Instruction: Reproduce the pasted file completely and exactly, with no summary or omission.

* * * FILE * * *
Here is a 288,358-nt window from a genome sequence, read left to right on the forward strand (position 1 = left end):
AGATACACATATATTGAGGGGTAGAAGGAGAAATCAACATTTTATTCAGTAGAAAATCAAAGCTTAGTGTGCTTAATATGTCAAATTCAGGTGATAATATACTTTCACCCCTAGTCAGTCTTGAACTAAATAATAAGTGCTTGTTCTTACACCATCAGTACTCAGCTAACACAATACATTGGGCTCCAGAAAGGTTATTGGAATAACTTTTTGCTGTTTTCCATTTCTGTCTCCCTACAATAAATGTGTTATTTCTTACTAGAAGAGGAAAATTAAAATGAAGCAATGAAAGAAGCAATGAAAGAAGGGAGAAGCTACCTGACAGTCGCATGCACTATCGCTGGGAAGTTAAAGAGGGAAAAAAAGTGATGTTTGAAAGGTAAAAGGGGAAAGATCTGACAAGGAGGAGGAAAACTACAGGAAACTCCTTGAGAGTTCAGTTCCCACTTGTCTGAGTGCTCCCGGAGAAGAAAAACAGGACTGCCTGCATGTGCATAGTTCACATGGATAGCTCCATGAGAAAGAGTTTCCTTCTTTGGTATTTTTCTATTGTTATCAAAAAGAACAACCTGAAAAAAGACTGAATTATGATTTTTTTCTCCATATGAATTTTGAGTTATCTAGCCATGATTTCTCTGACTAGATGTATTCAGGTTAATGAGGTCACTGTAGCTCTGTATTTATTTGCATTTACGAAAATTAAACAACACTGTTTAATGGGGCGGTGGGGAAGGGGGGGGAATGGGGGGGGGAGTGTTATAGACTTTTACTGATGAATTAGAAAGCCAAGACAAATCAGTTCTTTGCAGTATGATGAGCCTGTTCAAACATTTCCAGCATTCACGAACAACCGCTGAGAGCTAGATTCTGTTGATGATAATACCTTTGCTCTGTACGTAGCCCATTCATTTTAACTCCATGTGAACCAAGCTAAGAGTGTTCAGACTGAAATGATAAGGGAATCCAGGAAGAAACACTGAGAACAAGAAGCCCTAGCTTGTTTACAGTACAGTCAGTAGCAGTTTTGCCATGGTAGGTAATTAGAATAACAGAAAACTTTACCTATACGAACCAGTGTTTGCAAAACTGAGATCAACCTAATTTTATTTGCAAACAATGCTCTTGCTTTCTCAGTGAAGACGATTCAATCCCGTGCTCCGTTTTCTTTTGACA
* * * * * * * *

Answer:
Here is a 288,358-nt window from a genome sequence, read left to right on the forward strand (position 1 = left end):
AGATACACATATATTGAGGGGTAGAAGGAGAAATCAACATTTTATTCAGTAGAAAATCAAAGCTTAGTGTGCTTAATATGTCAAATTCAGGTGATAATATACTTTCACCCCTAGTCAGTCTTGAACTAAATAATAAGTGCTTGTTCTTACACCATCAGTACTCAGCTAACACAATACATTGGGCTCCAGAAAGGTTATTGGAATAACTTTTTGCTGTTTTCCATTTCTGTCTCCCTACAATAAATGTGTTATTTCTTACTAGAAGAGGAAAATTAAAATGAAGCAATGAAAGAAGCAATGAAAGAAGGGAGAAGCTACCTGACAGTCGCATGCACTATCGCTGGGAAGTTAAAGAGGGAAAAAAAGTGATGTTTGAAAGGTAAAAGGGGAAAGATCTGACAAGGAGGAGGAAAACTACAGGAAACTCCTTGAGAGTTCAGTTCCCACTTGTCTGAGTGCTCCCGGAGAAGAAAAACAGGACTGCCTGCATGTGCATAGTTCACATGGATAGCTCCATGAGAAAGAGTTTCCTTCTTTGGTATTTTTCTATTGTTATCAAAAAGAACAACCTGAAAAAAGACTGAATTATGATTTTTTTCTCCATATGAATTTTGAGTTATCTAGCCATGATTTCTCTGACTAGATGTATTCAGGTTAATGAGGTCACTGTAGCTCTGTATTTATTTGCATTTACGAAAATTAAACAACACTGTTTAATGGGGCGGTGGGGAAGGGGGGGGAATGGGGGGGGGAGTGTTATAGACTTTTACTGATGAATTAGAAAGCCAAGACAAATCAGTTCTTTGCAGTATGATGAGCCTGTTCAAACATTTCCAGCATTCACGAACAACCGCTGAGAGCTAGATTCTGTTGATGATAATACCTTTGCTCTGTACGTAGCCCATTCATTTTAACTCCATGTGAACCAAGCTAAGAGTGTTCAGACTGAAATGATAAGGGAATCCAGGAAGAAACACTGAGAACAAGAAGCCCTAGCTTGTTTACAGTACAGTCAGTAGCAGTTTTGCCATGGTAGGTAATTAGAATAACAGAAAACTTTACCTATACGAACCAGTGTTTGCAAAACTGAGATCAACCTAATTTTATTTGCAAACAATGCTCTTGCTTTCTCAGTGAAGACGATTCAATCCCGTGCTCCGTTTTCTTTTGACA